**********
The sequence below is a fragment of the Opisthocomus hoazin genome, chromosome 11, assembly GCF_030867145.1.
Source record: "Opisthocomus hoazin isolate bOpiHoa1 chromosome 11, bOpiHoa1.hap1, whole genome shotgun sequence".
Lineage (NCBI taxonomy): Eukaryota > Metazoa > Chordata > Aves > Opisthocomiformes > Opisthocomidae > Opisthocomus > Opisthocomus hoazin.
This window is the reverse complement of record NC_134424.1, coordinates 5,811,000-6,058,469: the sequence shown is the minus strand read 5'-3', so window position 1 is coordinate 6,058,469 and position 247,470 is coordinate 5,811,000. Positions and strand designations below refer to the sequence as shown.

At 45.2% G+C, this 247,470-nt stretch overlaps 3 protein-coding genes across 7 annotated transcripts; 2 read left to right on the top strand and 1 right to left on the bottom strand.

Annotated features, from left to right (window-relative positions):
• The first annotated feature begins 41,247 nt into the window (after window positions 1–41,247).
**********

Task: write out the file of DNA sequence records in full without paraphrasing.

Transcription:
The sequence below is a fragment of the Opisthocomus hoazin genome, chromosome 11, assembly GCF_030867145.1.
Source record: "Opisthocomus hoazin isolate bOpiHoa1 chromosome 11, bOpiHoa1.hap1, whole genome shotgun sequence".
Lineage (NCBI taxonomy): Eukaryota > Metazoa > Chordata > Aves > Opisthocomiformes > Opisthocomidae > Opisthocomus > Opisthocomus hoazin.
This window is the reverse complement of record NC_134424.1, coordinates 5,811,000-6,058,469: the sequence shown is the minus strand read 5'-3', so window position 1 is coordinate 6,058,469 and position 247,470 is coordinate 5,811,000. Positions and strand designations below refer to the sequence as shown.

At 45.2% G+C, this 247,470-nt stretch overlaps 3 protein-coding genes across 7 annotated transcripts; 2 read left to right on the top strand and 1 right to left on the bottom strand.

Annotated features, from left to right (window-relative positions):
• The first annotated feature begins 41,247 nt into the window (after window positions 1–41,247).